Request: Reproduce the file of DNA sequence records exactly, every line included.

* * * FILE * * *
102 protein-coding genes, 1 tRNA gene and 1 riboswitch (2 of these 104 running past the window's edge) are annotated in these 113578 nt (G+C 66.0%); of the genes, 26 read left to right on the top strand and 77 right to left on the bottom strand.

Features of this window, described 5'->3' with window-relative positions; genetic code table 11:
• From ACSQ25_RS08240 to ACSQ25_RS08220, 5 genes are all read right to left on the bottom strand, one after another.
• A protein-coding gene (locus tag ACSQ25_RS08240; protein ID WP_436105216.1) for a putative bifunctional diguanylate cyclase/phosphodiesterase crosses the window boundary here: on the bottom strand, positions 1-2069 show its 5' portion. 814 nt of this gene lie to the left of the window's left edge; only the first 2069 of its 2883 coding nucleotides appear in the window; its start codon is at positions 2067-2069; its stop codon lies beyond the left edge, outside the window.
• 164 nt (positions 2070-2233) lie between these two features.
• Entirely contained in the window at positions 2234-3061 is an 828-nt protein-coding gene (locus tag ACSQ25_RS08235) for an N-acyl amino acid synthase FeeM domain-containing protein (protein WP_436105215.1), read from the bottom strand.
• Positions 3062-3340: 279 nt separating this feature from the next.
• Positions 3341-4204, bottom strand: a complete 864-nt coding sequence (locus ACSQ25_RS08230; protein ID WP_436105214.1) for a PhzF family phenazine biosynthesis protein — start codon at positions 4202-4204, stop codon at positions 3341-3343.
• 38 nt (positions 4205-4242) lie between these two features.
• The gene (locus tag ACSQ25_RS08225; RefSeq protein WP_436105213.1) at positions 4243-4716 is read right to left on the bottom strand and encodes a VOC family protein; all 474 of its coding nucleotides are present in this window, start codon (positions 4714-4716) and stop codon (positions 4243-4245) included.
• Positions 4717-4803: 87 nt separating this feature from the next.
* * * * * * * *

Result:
102 protein-coding genes, 1 tRNA gene and 1 riboswitch (2 of these 104 running past the window's edge) are annotated in these 113578 nt (G+C 66.0%); of the genes, 26 read left to right on the top strand and 77 right to left on the bottom strand.

Features of this window, described 5'->3' with window-relative positions; genetic code table 11:
• From ACSQ25_RS08240 to ACSQ25_RS08220, 5 genes are all read right to left on the bottom strand, one after another.
• A protein-coding gene (locus tag ACSQ25_RS08240; protein ID WP_436105216.1) for a putative bifunctional diguanylate cyclase/phosphodiesterase crosses the window boundary here: on the bottom strand, positions 1-2069 show its 5' portion. 814 nt of this gene lie to the left of the window's left edge; only the first 2069 of its 2883 coding nucleotides appear in the window; its start codon is at positions 2067-2069; its stop codon lies beyond the left edge, outside the window.
• 164 nt (positions 2070-2233) lie between these two features.
• Entirely contained in the window at positions 2234-3061 is an 828-nt protein-coding gene (locus tag ACSQ25_RS08235) for an N-acyl amino acid synthase FeeM domain-containing protein (protein WP_436105215.1), read from the bottom strand.
• Positions 3062-3340: 279 nt separating this feature from the next.
• Positions 3341-4204, bottom strand: a complete 864-nt coding sequence (locus ACSQ25_RS08230; protein ID WP_436105214.1) for a PhzF family phenazine biosynthesis protein — start codon at positions 4202-4204, stop codon at positions 3341-3343.
• 38 nt (positions 4205-4242) lie between these two features.
• The gene (locus tag ACSQ25_RS08225; RefSeq protein WP_436105213.1) at positions 4243-4716 is read right to left on the bottom strand and encodes a VOC family protein; all 474 of its coding nucleotides are present in this window, start codon (positions 4714-4716) and stop codon (positions 4243-4245) included.
• Positions 4717-4803: 87 nt separating this feature from the next.